from the July 12, 2006 edition of The Barbour Democrat, Philippi, W.Va.

Two Civil War Soldiers Added To Honor Plaque

    Two names of Civil War veterans will be added to the Laurel Hill Battlefield Honor Plaque at opening dedication
ceremonies set for this Friday at the Battlefield Pavilion. To be named in this year's dedication are Confederate
soldier, Sergeant John Barret Pendleton, 23rd Va. Infantry, and Union soldier, Corporal John Peyton Byrne, 21st
Missouri Infantry.
    Sgt. Pendleton is the great, great grandfather of Dr. Jane Pendleton Wootton, of Louisa County, Va. His letters
back home have been appearing in The Barbour Democrat for several months now.
    Cpl. Byrne is a cousin of Ann Foster, Belington; Jerry Foster, Shinnston; Bob Byrne, Paige Byrne, Chase Byrne,
and Lars Byrne, all of Philippi. The Missouri veteran fought the war in the west, but was born in Preston County, Va.
His story has a unique twist and will be part of the dedication presentation.
    The dedication ceremony begins at 6 p.m.
Corporal John Peyton Byrne
Honored In West Virginia Ceremony
from the July 19, 2006 edition of The Barbour Democrat, Philippi, W.Va.
       CW VETERANS DEDICATION ---  Two more names were added to the Battle of Laurel Hill
Honor Roll Plaque at dedication ceremonies held at Camp Laurel Hill Friday evening, July 14. The ceremony
was the official opening of the annual
Battle of Laurel Hill Reenactment. Honored for their service in the Civil
War were Sgt. John Barret Pendleton, 23rd Virginia Inf., and Cpl. John Peyton Byrne, 21st Missouri Inf.
    Accepting for Sgt. Pendleton were Pamela and Art Dodds, in the character of Governor and Lady Pierpont.
Accepting for Cpl. Byrne were his distant cousins, Jerry Foster, Boothsville, and Lars Byrne, Philippi.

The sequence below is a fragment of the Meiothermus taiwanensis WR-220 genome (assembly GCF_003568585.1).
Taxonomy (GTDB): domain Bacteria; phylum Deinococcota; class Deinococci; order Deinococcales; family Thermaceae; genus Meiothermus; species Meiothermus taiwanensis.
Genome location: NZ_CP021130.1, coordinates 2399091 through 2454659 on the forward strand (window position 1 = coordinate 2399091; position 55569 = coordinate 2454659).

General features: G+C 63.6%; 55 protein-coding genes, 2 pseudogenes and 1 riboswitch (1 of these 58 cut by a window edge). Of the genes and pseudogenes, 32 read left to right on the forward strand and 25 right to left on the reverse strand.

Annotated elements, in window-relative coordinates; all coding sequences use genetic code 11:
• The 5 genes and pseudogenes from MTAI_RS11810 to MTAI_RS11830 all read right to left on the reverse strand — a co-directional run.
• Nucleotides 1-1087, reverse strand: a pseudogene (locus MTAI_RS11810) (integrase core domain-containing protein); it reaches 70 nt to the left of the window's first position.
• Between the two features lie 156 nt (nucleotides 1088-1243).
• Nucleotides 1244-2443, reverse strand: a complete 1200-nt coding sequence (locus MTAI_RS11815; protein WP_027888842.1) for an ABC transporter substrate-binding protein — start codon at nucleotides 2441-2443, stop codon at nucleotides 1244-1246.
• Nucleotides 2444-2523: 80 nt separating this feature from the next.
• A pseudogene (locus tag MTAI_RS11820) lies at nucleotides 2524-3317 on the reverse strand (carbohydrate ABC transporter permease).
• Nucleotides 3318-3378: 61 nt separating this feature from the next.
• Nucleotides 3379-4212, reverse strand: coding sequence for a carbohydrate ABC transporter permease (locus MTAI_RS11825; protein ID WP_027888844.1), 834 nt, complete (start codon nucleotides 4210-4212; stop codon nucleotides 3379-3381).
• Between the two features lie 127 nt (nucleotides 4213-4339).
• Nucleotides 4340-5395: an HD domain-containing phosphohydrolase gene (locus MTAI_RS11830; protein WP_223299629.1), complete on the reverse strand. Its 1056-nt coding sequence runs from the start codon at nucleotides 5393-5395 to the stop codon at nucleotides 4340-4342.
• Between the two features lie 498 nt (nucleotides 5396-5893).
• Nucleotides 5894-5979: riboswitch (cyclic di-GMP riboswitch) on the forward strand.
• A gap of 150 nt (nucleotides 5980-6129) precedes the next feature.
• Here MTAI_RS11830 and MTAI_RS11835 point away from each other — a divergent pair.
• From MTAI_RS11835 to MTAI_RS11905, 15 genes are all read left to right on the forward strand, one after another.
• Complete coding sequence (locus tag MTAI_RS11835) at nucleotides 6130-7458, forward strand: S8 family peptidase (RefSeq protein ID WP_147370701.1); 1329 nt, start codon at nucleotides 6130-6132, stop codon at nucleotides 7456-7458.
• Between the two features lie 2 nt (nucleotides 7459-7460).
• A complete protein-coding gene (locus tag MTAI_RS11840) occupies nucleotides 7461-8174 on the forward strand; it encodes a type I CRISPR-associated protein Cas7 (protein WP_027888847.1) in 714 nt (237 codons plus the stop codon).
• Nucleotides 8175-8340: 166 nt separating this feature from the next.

Pictured at the ceremony were, left to right, Lars Byrne; Steve Cross and Jean Clark, Belington City
Council members; Mary Poling, House of Delegates from Barbour-Upshur Counties; Lynn Phillips,
representing Gov. Joe Manchin; Jerry Foster; Pamela and Art Dodds.  
      
(Barbour Democrat Digital Photo)
    I come here on this beautiful July evening to remember my great-great-great
uncle, I’m not so sure how many greats to use. I guess it would be just as easy to
say that Corporal John Peyton Byrne was a distant cousin, which would be just as
correct. The question that might be asked is just “why did I submit a name of a
Civil War veteran from Missouri for recognition at a Virginia battle site?” That’s
particularly true when I have a great, great grandfather, First Sergeant Norman
Squires, who was in Company F, 10th Infantry Regiment, West Virginia
Volunteers. I’ll nominate First Sergeant Squires at some other time.
    Cpl. John P. Byrne was born in Preston County, Va. in 1839, but that’s still
not the reason I nominated him for the Union Veteran Honor Roll. Both Cpl.
Byrne and the Confederate nominee this year, Sergeant John B. Pendleton, of the
23rd Infantry Regiment Virginia Volunteers, have something very unusual in
common– both are stories that point out that “You can come home again.”
However, in this case that’s about were the similarity ends!
    J.B. Pendleton wrote the letters that have been reprinted the past several
months in The Barbour Democrat. Those of us who read the letters kind of feel we
got to know him a little. He died here on these very grounds and was buried with
his compatriots on top of the hill [point]. After the war his family came back and
took him home for reburial.
    Cpl. Byrne was wounded in the war but he survived that ordeal to live until
1920 where he died in California. All too often, we here in West Virginia think
we, or maybe some others in Kentucky or Tennessee, are the only ones whose